She may be vile and unreasonable, I don't know, but reading between the lines you're not making this easy for everyone either.

Patienceobtainsallthings Thu 15-Sep-11 14:24:21

Woo Hoo !!!
you go girl lol!!!
I can just picture ya pulling crackers LOL!!!!

SingOut Thu 15-Sep-11 14:26:03

He sounds exactly like my ex. I split up with him mostly because I could see a situation like yours on the horizon and I knew he would never change and be able to set firm boundaries with his ex wife. That would have required a personality transformation I didn't think was very likely.
Sorry, I know that's not very helpful. Have you considered Relate with or without him? It sounds hellish to be you right now. sad

Patienceobtainsallthings Thu 15-Sep-11 14:27:32

Nothing wrong with a bit of "You ".If you dont want to see the X dont send them with their dad ,shes shouting "bastard " through OPs letterbox ,i wouldnt want to spend time with her either .

MordechaiVanunu Thu 15-Sep-11 14:27:52

Personally I would hope the father of my children would still help me with heavy things in the house even if we split up.

Your objection to that seems petty.

And indignation at the thought of making a meal she might eat additionally makes you like the one with a few issues here.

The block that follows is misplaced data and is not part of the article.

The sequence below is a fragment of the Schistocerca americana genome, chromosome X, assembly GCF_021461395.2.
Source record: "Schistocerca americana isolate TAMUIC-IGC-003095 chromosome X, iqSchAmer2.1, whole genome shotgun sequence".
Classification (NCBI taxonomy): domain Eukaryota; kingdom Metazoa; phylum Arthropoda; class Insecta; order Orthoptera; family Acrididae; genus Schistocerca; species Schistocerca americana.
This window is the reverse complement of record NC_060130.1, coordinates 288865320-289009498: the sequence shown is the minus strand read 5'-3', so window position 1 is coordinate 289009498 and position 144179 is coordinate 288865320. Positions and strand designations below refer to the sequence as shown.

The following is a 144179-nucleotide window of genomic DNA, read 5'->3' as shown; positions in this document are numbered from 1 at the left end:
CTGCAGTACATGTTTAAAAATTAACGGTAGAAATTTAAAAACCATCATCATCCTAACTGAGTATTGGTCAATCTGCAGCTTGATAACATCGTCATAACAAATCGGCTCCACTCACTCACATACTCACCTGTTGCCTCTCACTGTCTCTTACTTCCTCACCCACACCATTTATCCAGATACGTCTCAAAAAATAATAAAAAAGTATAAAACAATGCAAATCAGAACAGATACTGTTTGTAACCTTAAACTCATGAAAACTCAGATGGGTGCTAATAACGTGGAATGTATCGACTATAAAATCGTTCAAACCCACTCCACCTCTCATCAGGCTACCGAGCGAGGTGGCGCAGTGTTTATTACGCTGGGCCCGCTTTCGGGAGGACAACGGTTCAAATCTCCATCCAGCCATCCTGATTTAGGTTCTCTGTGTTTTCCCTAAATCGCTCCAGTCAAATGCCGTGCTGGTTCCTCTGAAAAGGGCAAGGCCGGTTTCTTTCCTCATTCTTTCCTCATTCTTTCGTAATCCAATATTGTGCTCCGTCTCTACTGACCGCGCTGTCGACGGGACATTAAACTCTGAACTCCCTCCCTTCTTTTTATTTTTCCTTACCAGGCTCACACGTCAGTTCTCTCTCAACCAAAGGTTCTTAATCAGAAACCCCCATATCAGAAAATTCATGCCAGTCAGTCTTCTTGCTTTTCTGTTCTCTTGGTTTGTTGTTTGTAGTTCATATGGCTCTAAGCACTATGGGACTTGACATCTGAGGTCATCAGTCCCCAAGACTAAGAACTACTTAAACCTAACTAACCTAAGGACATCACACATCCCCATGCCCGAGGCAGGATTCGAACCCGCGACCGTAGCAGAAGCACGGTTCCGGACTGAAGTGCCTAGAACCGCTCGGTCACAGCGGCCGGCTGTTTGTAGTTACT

Patienceobtainsallthings Thu 15-Sep-11 14:28:46

*dont,just send them with their dad

Patienceobtainsallthings Thu 15-Sep-11 14:32:18

Some people remain very amicable after seperation and i think that is wonderful.

MordechaiVanunu Thu 15-Sep-11 14:33:06

Yes verbal abuse through the letter box is vile and totally unacceptable.

My reading of the situation though is there sounds like lots of anger, nastiness, selfishness and pettiness all round which often results in someone or other getting verbally abusive.

It's only a suspicion but I suspect some verbal unpleasantness has gin on bit ways here, and of course we only ger the OPs view of the other woman. I think there is another view that can be glimpsed here.

OP can totally decide what she personally does, but she is also trying to decide what her partner and his children do, for birthdays and chritmas etc, and that then involves compromise and is not just about her.

Join the discussion

Join the discussion

Registering is free, easy, and means you can join in the discussion, get discounts, win prizes and lots more.

Register now